3 December 2008

Bounded in a nutshell

A previous post on this blog, Kin, noted five characteristics or behaviours that are still regarded as uniquely human, and I've suggested (as have others) another: the capacity to do science itself. Here is David Deutsch in The Fabric of Reality:
Many other physical systems, such as animals' brains, computer or other machines, can assimilate facts and act upon them. But at present we know nothing that is capable of understanding an explanation -- or of wanting one in the first place -- other than the human mind.
And in What is our place in the cosmos? Deutsch takes this all the way:
one physical system, the [human] brain, contains an accurate working model of the other, the quasar; not just a superficial image of it – though it contains that as well – but an explanatory model, embodying the same mathematical relationships and same causal structure – that is knowledge. And if that wasn't amazing enough the faifthfulness with which the one structure resembles the other is increasing with time. That is the growth of knowledge. So the laws of physics have this special property: the physical structures as unlike each other as they can possibly be can embody the same mathematical and causal structure and do it more and more so over time. ..We are a 'chemical scum' [1] that is different. This chemical scum contains with ever increasing precision the structure of everything. [2]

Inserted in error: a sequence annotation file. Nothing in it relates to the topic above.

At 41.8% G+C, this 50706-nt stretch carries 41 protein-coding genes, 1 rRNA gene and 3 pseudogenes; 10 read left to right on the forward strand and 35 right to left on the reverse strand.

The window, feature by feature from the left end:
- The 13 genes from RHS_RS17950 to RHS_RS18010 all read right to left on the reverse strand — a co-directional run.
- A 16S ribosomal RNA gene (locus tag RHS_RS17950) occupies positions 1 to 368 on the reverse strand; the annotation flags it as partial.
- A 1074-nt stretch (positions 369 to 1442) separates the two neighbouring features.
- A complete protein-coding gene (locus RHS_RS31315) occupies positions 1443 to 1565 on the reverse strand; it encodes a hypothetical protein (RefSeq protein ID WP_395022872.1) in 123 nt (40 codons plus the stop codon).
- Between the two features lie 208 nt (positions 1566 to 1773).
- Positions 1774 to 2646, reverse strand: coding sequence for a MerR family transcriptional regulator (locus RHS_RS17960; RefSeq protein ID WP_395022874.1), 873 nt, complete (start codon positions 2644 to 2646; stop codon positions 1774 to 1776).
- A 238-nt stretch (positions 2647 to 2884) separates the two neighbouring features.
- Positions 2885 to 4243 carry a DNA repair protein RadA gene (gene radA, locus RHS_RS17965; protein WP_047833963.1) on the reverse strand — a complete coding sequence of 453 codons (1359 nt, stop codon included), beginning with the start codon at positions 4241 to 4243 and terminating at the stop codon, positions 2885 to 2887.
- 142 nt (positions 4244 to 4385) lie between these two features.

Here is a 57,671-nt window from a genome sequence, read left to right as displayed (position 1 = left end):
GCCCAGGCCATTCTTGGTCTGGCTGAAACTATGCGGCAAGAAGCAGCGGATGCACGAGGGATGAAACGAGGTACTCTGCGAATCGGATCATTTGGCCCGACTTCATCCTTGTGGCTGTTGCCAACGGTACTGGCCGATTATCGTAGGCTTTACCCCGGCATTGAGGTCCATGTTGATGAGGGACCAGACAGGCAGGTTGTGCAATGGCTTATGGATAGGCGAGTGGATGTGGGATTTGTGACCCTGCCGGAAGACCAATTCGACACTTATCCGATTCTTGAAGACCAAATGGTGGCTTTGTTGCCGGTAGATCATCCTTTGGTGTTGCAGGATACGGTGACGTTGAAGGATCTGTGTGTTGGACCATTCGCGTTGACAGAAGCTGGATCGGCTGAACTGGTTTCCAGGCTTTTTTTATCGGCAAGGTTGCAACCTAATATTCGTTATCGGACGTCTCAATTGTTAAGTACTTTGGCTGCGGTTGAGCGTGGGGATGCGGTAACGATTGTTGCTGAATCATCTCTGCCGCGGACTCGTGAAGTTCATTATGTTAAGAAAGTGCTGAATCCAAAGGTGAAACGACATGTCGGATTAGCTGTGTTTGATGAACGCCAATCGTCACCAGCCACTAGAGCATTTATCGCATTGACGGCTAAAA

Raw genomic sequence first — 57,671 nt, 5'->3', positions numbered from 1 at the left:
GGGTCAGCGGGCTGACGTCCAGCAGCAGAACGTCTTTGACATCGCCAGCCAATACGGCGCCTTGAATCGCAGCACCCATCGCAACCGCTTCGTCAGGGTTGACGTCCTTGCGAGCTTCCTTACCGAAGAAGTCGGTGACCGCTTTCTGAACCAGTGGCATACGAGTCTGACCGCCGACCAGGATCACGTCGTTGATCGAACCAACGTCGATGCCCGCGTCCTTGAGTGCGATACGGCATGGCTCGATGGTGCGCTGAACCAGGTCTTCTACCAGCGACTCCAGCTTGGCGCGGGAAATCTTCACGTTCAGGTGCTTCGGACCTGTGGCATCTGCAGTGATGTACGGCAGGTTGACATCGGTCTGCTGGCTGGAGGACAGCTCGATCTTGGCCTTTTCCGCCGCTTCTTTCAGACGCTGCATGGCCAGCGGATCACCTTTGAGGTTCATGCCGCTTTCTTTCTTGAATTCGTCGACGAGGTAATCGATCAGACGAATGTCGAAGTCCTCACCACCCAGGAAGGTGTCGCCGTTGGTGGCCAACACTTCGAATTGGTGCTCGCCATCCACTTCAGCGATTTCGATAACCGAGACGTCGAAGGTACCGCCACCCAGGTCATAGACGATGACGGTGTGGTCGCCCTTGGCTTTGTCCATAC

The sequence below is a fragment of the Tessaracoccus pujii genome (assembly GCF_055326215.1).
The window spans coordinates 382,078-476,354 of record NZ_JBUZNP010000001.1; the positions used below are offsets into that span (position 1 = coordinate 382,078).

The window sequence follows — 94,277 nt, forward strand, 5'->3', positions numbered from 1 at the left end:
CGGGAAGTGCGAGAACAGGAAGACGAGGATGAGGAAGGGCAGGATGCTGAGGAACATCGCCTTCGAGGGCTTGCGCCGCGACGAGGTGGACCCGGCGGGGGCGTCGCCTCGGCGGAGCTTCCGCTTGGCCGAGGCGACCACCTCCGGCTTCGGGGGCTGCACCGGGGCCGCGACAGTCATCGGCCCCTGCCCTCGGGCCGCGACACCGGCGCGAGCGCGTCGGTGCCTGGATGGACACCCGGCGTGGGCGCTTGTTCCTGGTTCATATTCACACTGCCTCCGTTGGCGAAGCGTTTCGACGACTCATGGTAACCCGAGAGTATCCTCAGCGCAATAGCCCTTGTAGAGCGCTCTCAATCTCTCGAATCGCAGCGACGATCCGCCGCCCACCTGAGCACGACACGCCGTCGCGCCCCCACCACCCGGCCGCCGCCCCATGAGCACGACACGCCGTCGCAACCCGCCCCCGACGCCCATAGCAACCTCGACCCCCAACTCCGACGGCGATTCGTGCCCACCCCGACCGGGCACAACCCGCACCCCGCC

1. Stephen Hawking’s (jokey) description of humanity: "The human race is just a chemical scum on a moderate size planet, orbiting around a very average star in the outer suburb of one among a hundred billion galaxies."

2. In The Fabric of Reality, Deutsch argues that "we are not heading away from a state in which one person could understand everything that is understood, but towards it".

Images: A Five Quasar Gravitational Lens, Heart and soul nebulae

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